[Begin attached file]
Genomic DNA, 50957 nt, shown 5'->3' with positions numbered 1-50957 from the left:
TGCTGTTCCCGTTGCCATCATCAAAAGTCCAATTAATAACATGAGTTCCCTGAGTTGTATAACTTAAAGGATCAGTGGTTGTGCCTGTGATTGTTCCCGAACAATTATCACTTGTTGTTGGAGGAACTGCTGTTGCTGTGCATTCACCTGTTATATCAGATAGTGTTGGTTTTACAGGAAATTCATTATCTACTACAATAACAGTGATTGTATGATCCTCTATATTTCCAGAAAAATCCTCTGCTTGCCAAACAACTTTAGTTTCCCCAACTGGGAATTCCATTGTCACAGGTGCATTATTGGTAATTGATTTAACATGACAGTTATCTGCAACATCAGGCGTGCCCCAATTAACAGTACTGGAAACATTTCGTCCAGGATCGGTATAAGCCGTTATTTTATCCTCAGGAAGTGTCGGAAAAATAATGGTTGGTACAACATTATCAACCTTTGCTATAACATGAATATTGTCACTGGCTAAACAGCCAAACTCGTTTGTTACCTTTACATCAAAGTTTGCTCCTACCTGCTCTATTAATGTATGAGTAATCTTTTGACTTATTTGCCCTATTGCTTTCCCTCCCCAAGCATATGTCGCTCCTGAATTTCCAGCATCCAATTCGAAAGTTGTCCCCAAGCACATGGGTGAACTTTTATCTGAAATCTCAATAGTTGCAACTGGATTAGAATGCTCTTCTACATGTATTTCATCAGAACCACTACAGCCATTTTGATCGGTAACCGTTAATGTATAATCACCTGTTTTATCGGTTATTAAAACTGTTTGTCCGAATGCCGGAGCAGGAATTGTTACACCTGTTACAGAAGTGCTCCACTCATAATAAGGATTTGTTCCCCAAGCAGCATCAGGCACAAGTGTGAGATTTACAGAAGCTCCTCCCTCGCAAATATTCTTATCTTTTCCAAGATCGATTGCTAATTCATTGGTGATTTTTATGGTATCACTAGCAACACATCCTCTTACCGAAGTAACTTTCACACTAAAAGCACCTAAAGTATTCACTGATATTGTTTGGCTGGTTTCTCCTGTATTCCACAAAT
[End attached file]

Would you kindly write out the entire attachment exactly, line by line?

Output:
Genomic DNA, 50957 nt, shown 5'->3' with positions numbered 1-50957 from the left:
TGCTGTTCCCGTTGCCATCATCAAAAGTCCAATTAATAACATGAGTTCCCTGAGTTGTATAACTTAAAGGATCAGTGGTTGTGCCTGTGATTGTTCCCGAACAATTATCACTTGTTGTTGGAGGAACTGCTGTTGCTGTGCATTCACCTGTTATATCAGATAGTGTTGGTTTTACAGGAAATTCATTATCTACTACAATAACAGTGATTGTATGATCCTCTATATTTCCAGAAAAATCCTCTGCTTGCCAAACAACTTTAGTTTCCCCAACTGGGAATTCCATTGTCACAGGTGCATTATTGGTAATTGATTTAACATGACAGTTATCTGCAACATCAGGCGTGCCCCAATTAACAGTACTGGAAACATTTCGTCCAGGATCGGTATAAGCCGTTATTTTATCCTCAGGAAGTGTCGGAAAAATAATGGTTGGTACAACATTATCAACCTTTGCTATAACATGAATATTGTCACTGGCTAAACAGCCAAACTCGTTTGTTACCTTTACATCAAAGTTTGCTCCTACCTGCTCTATTAATGTATGAGTAATCTTTTGACTTATTTGCCCTATTGCTTTCCCTCCCCAAGCATATGTCGCTCCTGAATTTCCAGCATCCAATTCGAAAGTTGTCCCCAAGCACATGGGTGAACTTTTATCTGAAATCTCAATAGTTGCAACTGGATTAGAATGCTCTTCTACATGTATTTCATCAGAACCACTACAGCCATTTTGATCGGTAACCGTTAATGTATAATCACCTGTTTTATCGGTTATTAAAACTGTTTGTCCGAATGCCGGAGCAGGAATTGTTACACCTGTTACAGAAGTGCTCCACTCATAATAAGGATTTGTTCCCCAAGCAGCATCAGGCACAAGTGTGAGATTTACAGAAGCTCCTCCCTCGCAAATATTCTTATCTTTTCCAAGATCGATTGCTAATTCATTGGTGATTTTTATGGTATCACTAGCAACACATCCTCTTACCGAAGTAACTTTCACACTAAAAGCACCTAAAGTATTCACTGATATTGTTTGGCTGGTTTCTCCTGTATTCCACAAAT